As far as Johnny Depp is concerned, I agree that this may be his big comeback role. He’s gotten a lot of bad press in the past few years, accused of doing sub-par films and emulating Keith Richards in every role. Here, he has impeccably captured the character of a troubled, ruthless crime boss.
But I would be remiss to leave out that Joel Edgerton positively shone in this movie as FBI agent and childhood friend of Whitey, John Connolly. Edgerton was so captivating that I looked forward to his every appearance on the screen. The film is mainly about corruption, and Edgerton personifies it. His facial expressions, tone of voice, and outbursts are enough to keep the audience interested despite having so many main characters made to appear unlikeable. Wait around for the end credits, when they show real photos and footage of the Winter Hill gang and Agent Connolly—you’ll see that even Edgerton’s mannerisms and appearance are spot-on.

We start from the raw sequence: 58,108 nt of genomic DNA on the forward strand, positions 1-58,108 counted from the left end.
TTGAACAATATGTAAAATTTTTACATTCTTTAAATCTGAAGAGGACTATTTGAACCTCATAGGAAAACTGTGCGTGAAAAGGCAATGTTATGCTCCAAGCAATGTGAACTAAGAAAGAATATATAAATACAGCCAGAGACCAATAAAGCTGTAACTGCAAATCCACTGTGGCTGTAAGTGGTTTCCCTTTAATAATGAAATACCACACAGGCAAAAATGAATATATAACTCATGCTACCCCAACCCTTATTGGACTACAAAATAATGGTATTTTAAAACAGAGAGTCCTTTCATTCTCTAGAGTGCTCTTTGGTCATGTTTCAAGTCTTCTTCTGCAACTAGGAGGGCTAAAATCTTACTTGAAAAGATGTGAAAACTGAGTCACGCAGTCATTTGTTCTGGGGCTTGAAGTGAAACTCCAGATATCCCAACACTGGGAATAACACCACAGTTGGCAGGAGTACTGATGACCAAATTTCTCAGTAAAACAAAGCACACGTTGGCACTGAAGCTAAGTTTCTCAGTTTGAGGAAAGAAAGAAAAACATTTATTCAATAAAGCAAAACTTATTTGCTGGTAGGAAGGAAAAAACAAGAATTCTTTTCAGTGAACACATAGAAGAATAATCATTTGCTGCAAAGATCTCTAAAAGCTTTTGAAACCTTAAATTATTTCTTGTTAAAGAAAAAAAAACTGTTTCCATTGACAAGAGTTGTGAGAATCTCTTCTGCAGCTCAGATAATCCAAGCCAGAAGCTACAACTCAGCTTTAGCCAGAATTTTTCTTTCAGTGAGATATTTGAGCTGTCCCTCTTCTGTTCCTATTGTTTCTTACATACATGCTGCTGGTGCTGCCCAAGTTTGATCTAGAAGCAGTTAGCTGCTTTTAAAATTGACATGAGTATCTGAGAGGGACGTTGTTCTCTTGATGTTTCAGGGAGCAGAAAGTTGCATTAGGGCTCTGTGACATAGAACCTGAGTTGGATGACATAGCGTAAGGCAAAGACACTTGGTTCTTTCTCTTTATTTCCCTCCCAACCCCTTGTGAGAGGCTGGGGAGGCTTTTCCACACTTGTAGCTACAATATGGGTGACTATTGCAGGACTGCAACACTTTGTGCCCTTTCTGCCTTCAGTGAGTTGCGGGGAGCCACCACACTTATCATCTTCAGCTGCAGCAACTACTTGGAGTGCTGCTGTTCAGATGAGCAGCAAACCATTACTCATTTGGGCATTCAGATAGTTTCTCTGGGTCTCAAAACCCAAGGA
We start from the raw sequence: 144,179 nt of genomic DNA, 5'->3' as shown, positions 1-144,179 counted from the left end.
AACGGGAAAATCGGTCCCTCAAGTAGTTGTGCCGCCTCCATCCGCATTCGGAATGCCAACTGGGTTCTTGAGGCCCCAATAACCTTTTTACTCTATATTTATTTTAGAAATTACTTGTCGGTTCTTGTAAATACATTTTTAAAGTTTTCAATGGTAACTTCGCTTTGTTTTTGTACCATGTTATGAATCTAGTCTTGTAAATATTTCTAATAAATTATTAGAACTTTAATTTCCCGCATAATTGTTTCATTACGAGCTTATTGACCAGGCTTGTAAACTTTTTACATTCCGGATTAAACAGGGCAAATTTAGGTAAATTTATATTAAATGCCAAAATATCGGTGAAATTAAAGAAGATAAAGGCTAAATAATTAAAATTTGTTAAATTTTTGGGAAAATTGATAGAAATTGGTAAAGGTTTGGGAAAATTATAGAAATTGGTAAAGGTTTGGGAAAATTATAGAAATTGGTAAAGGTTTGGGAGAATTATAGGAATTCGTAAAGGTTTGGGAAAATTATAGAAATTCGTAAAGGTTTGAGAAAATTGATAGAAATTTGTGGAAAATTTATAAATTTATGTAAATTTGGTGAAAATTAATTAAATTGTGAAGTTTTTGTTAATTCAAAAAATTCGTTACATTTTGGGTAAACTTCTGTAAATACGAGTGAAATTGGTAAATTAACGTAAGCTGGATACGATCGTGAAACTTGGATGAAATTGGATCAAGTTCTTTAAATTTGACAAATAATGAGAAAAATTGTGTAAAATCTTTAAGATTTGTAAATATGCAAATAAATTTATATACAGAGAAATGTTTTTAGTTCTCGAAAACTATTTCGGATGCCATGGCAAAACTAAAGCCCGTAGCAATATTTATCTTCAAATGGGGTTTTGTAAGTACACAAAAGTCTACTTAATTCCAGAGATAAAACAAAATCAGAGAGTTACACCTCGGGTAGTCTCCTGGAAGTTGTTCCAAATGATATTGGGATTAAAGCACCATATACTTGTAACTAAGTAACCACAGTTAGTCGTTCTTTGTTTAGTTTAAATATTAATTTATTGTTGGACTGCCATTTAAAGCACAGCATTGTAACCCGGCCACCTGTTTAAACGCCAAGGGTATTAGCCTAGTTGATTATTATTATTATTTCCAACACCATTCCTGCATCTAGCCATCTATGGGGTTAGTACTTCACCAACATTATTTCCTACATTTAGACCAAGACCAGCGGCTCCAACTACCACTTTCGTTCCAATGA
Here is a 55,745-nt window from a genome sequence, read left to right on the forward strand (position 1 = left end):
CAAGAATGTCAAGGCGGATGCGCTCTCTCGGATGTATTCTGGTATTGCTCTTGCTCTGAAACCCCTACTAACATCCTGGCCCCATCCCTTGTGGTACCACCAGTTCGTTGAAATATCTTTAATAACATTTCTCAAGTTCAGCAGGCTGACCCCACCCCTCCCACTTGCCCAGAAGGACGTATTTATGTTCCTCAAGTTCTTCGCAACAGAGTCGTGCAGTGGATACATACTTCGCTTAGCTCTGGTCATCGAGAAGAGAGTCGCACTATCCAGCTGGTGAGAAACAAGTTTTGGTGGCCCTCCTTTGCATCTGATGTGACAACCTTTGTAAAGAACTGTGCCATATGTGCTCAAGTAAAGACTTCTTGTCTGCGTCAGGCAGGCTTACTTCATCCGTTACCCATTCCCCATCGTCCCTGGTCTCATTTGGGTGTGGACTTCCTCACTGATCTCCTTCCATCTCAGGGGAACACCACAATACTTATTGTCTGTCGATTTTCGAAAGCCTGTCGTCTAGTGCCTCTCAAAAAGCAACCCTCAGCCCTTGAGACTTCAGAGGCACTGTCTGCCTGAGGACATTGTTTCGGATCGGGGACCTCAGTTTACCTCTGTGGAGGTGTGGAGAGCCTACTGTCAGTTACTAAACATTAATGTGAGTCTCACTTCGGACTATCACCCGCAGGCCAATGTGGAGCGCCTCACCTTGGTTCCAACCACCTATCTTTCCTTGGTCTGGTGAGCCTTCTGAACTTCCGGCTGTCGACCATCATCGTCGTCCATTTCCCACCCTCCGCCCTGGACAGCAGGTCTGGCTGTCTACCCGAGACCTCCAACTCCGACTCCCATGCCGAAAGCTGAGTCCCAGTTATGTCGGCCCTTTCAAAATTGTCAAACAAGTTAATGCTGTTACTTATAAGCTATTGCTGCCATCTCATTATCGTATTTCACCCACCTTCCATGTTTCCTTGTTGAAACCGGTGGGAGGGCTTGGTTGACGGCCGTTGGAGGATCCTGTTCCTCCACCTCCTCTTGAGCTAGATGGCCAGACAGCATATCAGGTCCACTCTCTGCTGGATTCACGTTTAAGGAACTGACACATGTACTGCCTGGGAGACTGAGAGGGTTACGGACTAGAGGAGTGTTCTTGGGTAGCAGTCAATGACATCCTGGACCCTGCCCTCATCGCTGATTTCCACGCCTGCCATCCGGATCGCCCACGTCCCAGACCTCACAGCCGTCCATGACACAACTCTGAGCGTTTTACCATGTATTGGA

The film isn’t completely historically accurate (of course), and by necessity leaves out parts of Whitey Bulger’s life that would (a) make him too unlikeable and (b) extend a movie that already lasts two hours, but it’s a valuable and entertaining look at one of the most notorious American criminals of all time.
If you want straight facts, watch a documentary. If you want a crime-drama with a jazzy soundtrack that makes you feel like the mob is the high-life, re-watch Goodfellas. But this film is well worth the time of any movie fan, and might just transform the way we look at gangster movies.